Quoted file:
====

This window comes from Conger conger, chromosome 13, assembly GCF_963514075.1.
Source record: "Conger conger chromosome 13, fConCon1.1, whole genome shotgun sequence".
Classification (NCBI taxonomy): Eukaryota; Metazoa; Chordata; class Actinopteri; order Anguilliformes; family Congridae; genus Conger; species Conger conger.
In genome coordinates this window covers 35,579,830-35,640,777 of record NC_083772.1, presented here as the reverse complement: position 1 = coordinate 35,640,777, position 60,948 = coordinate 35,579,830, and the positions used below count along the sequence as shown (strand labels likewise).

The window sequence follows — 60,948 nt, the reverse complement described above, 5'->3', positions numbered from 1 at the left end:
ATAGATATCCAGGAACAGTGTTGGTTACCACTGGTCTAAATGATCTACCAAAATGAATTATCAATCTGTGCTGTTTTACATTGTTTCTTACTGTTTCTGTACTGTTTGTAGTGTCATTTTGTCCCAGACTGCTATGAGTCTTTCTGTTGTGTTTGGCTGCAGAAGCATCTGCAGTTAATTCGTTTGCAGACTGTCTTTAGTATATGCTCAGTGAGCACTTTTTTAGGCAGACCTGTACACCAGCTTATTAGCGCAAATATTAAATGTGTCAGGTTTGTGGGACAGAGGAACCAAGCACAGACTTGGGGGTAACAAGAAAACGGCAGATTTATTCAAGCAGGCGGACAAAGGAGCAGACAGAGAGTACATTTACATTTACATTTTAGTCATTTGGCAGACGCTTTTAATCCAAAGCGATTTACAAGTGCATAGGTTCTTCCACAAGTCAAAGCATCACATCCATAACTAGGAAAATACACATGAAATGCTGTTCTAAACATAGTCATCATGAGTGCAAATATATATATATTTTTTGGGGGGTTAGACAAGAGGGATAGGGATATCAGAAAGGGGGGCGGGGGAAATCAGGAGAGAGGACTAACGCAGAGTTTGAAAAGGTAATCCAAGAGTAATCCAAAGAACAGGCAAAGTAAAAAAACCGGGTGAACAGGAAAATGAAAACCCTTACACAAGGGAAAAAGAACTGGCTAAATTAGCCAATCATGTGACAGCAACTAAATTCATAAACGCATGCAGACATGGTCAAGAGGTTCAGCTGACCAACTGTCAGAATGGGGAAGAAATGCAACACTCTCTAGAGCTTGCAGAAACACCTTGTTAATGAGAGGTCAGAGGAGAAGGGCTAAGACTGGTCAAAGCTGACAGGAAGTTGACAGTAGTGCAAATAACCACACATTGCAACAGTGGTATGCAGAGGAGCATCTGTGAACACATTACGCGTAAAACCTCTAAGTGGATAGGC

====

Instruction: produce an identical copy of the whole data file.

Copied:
This window comes from Conger conger, chromosome 13, assembly GCF_963514075.1.
Source record: "Conger conger chromosome 13, fConCon1.1, whole genome shotgun sequence".
Classification (NCBI taxonomy): Eukaryota; Metazoa; Chordata; class Actinopteri; order Anguilliformes; family Congridae; genus Conger; species Conger conger.
In genome coordinates this window covers 35,579,830-35,640,777 of record NC_083772.1, presented here as the reverse complement: position 1 = coordinate 35,640,777, position 60,948 = coordinate 35,579,830, and the positions used below count along the sequence as shown (strand labels likewise).

The window sequence follows — 60,948 nt, the reverse complement described above, 5'->3', positions numbered from 1 at the left end:
ATAGATATCCAGGAACAGTGTTGGTTACCACTGGTCTAAATGATCTACCAAAATGAATTATCAATCTGTGCTGTTTTACATTGTTTCTTACTGTTTCTGTACTGTTTGTAGTGTCATTTTGTCCCAGACTGCTATGAGTCTTTCTGTTGTGTTTGGCTGCAGAAGCATCTGCAGTTAATTCGTTTGCAGACTGTCTTTAGTATATGCTCAGTGAGCACTTTTTTAGGCAGACCTGTACACCAGCTTATTAGCGCAAATATTAAATGTGTCAGGTTTGTGGGACAGAGGAACCAAGCACAGACTTGGGGGTAACAAGAAAACGGCAGATTTATTCAAGCAGGCGGACAAAGGAGCAGACAGAGAGTACATTTACATTTACATTTTAGTCATTTGGCAGACGCTTTTAATCCAAAGCGATTTACAAGTGCATAGGTTCTTCCACAAGTCAAAGCATCACATCCATAACTAGGAAAATACACATGAAATGCTGTTCTAAACATAGTCATCATGAGTGCAAATATATATATATTTTTTGGGGGGTTAGACAAGAGGGATAGGGATATCAGAAAGGGGGGCGGGGGAAATCAGGAGAGAGGACTAACGCAGAGTTTGAAAAGGTAATCCAAGAGTAATCCAAAGAACAGGCAAAGTAAAAAAACCGGGTGAACAGGAAAATGAAAACCCTTACACAAGGGAAAAAGAACTGGCTAAATTAGCCAATCATGTGACAGCAACTAAATTCATAAACGCATGCAGACATGGTCAAGAGGTTCAGCTGACCAACTGTCAGAATGGGGAAGAAATGCAACACTCTCTAGAGCTTGCAGAAACACCTTGTTAATGAGAGGTCAGAGGAGAAGGGCTAAGACTGGTCAAAGCTGACAGGAAGTTGACAGTAGTGCAAATAACCACACATTGCAACAGTGGTATGCAGAGGAGCATCTGTGAACACATTACGCGTAAAACCTCTAAGTGGATAGGC